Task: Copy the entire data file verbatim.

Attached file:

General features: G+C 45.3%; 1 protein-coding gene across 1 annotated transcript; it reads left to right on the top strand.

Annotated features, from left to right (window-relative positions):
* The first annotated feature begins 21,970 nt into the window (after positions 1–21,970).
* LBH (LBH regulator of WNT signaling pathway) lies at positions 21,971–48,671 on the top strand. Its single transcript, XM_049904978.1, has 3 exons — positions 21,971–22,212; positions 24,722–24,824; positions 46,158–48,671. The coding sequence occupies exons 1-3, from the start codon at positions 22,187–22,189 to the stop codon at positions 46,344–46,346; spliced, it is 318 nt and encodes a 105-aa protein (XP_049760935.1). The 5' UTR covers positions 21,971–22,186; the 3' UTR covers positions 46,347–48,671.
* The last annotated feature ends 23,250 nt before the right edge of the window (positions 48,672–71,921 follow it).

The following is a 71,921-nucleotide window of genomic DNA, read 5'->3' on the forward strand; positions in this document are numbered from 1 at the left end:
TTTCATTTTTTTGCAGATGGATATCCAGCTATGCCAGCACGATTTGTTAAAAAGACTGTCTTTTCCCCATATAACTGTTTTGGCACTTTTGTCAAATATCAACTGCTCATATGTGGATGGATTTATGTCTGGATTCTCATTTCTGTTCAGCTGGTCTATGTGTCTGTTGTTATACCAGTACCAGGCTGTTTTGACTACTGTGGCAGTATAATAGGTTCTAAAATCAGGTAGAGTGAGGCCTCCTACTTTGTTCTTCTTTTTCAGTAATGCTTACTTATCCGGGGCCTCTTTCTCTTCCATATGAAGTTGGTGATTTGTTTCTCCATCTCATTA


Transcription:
General features: G+C 45.3%; 1 protein-coding gene across 1 annotated transcript; it reads left to right on the top strand.

Annotated features, from left to right (window-relative positions):
* The first annotated feature begins 21,970 nt into the window (after positions 1–21,970).
* LBH (LBH regulator of WNT signaling pathway) lies at positions 21,971–48,671 on the top strand. Its single transcript, XM_049904978.1, has 3 exons — positions 21,971–22,212; positions 24,722–24,824; positions 46,158–48,671. The coding sequence occupies exons 1-3, from the start codon at positions 22,187–22,189 to the stop codon at positions 46,344–46,346; spliced, it is 318 nt and encodes a 105-aa protein (XP_049760935.1). The 5' UTR covers positions 21,971–22,186; the 3' UTR covers positions 46,347–48,671.
* The last annotated feature ends 23,250 nt before the right edge of the window (positions 48,672–71,921 follow it).

The following is a 71,921-nucleotide window of genomic DNA, read 5'->3' on the forward strand; positions in this document are numbered from 1 at the left end:
TTTCATTTTTTTGCAGATGGATATCCAGCTATGCCAGCACGATTTGTTAAAAAGACTGTCTTTTCCCCATATAACTGTTTTGGCACTTTTGTCAAATATCAACTGCTCATATGTGGATGGATTTATGTCTGGATTCTCATTTCTGTTCAGCTGGTCTATGTGTCTGTTGTTATACCAGTACCAGGCTGTTTTGACTACTGTGGCAGTATAATAGGTTCTAAAATCAGGTAGAGTGAGGCCTCCTACTTTGTTCTTCTTTTTCAGTAATGCTTACTTATCCGGGGCCTCTTTCTCTTCCATATGAAGTTGGTGATTTGTTTCTCCATCTCATTA